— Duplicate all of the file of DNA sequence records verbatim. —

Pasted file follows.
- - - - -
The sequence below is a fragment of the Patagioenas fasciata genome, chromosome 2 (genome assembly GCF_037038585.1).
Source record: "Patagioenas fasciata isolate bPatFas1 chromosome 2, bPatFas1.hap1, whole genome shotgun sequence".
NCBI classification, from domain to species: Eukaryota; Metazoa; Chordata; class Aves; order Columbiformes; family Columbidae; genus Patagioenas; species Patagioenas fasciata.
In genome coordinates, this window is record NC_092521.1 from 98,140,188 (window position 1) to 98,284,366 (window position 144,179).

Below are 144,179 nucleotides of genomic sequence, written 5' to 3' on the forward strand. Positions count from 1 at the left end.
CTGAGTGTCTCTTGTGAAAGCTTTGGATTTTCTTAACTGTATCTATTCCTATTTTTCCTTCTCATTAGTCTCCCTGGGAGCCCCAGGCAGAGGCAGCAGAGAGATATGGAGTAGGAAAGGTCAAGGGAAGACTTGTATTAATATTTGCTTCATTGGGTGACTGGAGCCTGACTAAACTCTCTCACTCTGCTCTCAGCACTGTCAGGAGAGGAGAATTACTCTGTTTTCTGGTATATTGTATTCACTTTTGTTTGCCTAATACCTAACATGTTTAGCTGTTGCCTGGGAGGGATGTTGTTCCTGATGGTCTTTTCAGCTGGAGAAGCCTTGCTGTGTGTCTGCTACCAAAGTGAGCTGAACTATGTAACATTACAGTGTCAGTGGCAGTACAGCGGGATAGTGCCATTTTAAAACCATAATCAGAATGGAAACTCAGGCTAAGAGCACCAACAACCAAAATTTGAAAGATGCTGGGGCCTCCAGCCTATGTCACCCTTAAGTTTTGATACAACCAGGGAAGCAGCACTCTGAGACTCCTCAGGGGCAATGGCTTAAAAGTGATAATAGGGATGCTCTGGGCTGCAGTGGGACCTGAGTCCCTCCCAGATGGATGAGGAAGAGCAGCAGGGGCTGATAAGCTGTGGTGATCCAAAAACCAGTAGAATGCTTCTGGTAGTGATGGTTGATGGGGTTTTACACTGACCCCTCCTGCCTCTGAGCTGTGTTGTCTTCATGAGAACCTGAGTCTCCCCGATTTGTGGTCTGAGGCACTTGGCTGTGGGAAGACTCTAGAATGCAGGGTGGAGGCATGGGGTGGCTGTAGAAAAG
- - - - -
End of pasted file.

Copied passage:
The sequence below is a fragment of the Patagioenas fasciata genome, chromosome 2 (genome assembly GCF_037038585.1).
Source record: "Patagioenas fasciata isolate bPatFas1 chromosome 2, bPatFas1.hap1, whole genome shotgun sequence".
NCBI classification, from domain to species: Eukaryota; Metazoa; Chordata; class Aves; order Columbiformes; family Columbidae; genus Patagioenas; species Patagioenas fasciata.
In genome coordinates, this window is record NC_092521.1 from 98,140,188 (window position 1) to 98,284,366 (window position 144,179).

Below are 144,179 nucleotides of genomic sequence, written 5' to 3' on the forward strand. Positions count from 1 at the left end.
CTGAGTGTCTCTTGTGAAAGCTTTGGATTTTCTTAACTGTATCTATTCCTATTTTTCCTTCTCATTAGTCTCCCTGGGAGCCCCAGGCAGAGGCAGCAGAGAGATATGGAGTAGGAAAGGTCAAGGGAAGACTTGTATTAATATTTGCTTCATTGGGTGACTGGAGCCTGACTAAACTCTCTCACTCTGCTCTCAGCACTGTCAGGAGAGGAGAATTACTCTGTTTTCTGGTATATTGTATTCACTTTTGTTTGCCTAATACCTAACATGTTTAGCTGTTGCCTGGGAGGGATGTTGTTCCTGATGGTCTTTTCAGCTGGAGAAGCCTTGCTGTGTGTCTGCTACCAAAGTGAGCTGAACTATGTAACATTACAGTGTCAGTGGCAGTACAGCGGGATAGTGCCATTTTAAAACCATAATCAGAATGGAAACTCAGGCTAAGAGCACCAACAACCAAAATTTGAAAGATGCTGGGGCCTCCAGCCTATGTCACCCTTAAGTTTTGATACAACCAGGGAAGCAGCACTCTGAGACTCCTCAGGGGCAATGGCTTAAAAGTGATAATAGGGATGCTCTGGGCTGCAGTGGGACCTGAGTCCCTCCCAGATGGATGAGGAAGAGCAGCAGGGGCTGATAAGCTGTGGTGATCCAAAAACCAGTAGAATGCTTCTGGTAGTGATGGTTGATGGGGTTTTACACTGACCCCTCCTGCCTCTGAGCTGTGTTGTCTTCATGAGAACCTGAGTCTCCCCGATTTGTGGTCTGAGGCACTTGGCTGTGGGAAGACTCTAGAATGCAGGGTGGAGGCATGGGGTGGCTGTAGAAAAG